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J Cataract Refract Surg. 2012 Oct;38(10):1833-44. doi: 10.1016/j.jcrs.2012.05.043.

Etiology of surface light scattering on hydrophobic acrylic intraocular lenses.

Author information

  • 1Alcon Research, Ltd., Fort Worth, Texas 76134, USA. marcia.ong@alconlabs.com

Abstract

PURPOSE:

To study the etiology of surface light scattering on hydrophobic acrylic intraocular lenses (IOLs).

SETTING:

Alcon Research Laboratories, Fort Worth, Texas, USA.

DESIGN:

Experimental study.

METHODS:

Intraocular lenses were obtained from clinical explantations (n = 5), from human cadavers (n = 8), and from finished-goods inventory (controls). Surface light scattering was measured and imaged with the IOLs in various hydration states (dry, short-term wetted, and long-term hydrated) before and after proteins were quantified and removed. Selected IOL samples were analyzed with x-ray photoelectron spectroscopy, scanning electron microscopy (SEM) with energy-dispersion x-ray analysis, Fourier-transform infrared spectroscopy with attenuated total reflectance, and cryogenic SEM with a focused ion beam.

RESULTS:

No inorganic deposits or organic changes were observed on any IOL surface. Under clinically relevant hydrated conditions, surface light-scattering intensity was independent of proteinaceous biofilm state (P≥.11). Instead, the hydration state of the IOLs significantly contributed to the intensity of surface light scattering (P<.001); clinically explanted and cadaver-eye IOLs (but not control IOLs) exhibited minimal scatter when dry, intermediate scatter when wetted, and maximum scatter when hydrated. Subsurface nanoglistenings with diameters less than a micron and with locations up to 120 μm from the surface of the IOLs were characterized by SEM with a focused ion beam and were identified as the source of the hydration-related surface light scattering.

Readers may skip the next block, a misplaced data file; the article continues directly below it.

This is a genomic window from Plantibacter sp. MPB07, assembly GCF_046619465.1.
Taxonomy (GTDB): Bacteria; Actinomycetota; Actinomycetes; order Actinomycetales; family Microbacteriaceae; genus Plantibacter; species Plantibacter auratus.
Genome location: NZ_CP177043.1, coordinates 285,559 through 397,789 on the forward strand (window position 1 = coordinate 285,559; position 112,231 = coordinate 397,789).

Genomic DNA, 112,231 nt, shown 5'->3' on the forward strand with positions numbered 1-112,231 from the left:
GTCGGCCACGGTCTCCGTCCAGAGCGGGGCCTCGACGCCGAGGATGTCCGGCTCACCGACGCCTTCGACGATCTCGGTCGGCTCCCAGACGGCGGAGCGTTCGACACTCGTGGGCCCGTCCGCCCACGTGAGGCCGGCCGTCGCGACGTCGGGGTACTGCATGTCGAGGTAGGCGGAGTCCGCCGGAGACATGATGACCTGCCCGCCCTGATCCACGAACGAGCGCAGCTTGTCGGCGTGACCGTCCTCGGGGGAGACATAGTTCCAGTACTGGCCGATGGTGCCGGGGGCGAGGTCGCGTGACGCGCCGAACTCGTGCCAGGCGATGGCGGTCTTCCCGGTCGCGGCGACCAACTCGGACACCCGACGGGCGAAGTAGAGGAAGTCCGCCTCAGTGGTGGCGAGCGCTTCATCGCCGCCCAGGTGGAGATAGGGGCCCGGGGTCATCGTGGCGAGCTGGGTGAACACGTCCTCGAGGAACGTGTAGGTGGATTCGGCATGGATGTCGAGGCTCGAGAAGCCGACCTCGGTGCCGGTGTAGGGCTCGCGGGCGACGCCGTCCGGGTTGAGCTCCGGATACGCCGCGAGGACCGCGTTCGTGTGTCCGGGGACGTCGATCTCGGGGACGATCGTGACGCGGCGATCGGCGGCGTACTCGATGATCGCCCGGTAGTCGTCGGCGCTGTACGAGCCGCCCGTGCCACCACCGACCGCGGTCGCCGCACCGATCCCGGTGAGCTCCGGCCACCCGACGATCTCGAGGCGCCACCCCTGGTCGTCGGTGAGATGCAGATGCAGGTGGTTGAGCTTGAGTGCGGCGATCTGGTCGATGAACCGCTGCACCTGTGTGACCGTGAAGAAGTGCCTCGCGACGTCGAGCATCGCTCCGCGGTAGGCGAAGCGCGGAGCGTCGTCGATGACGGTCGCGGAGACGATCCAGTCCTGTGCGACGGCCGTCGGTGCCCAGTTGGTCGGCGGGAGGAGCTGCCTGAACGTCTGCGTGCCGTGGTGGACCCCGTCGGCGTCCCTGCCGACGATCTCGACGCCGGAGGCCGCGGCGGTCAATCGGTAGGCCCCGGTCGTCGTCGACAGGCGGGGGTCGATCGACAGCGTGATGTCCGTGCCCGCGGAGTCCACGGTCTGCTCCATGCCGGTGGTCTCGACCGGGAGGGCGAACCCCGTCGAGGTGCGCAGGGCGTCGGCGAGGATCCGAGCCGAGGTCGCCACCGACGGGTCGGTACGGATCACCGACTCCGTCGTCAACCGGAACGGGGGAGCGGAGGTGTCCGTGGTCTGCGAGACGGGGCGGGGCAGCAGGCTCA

CONCLUSION:

Surface light scattering on hydrophobic IOLs was predominantly caused by hydration-related subsurface nanoglistenings within the acrylic IOL material.

PMID:
22999603
DOI:
10.1016/j.jcrs.2012.05.043
[PubMed - indexed for MEDLINE]
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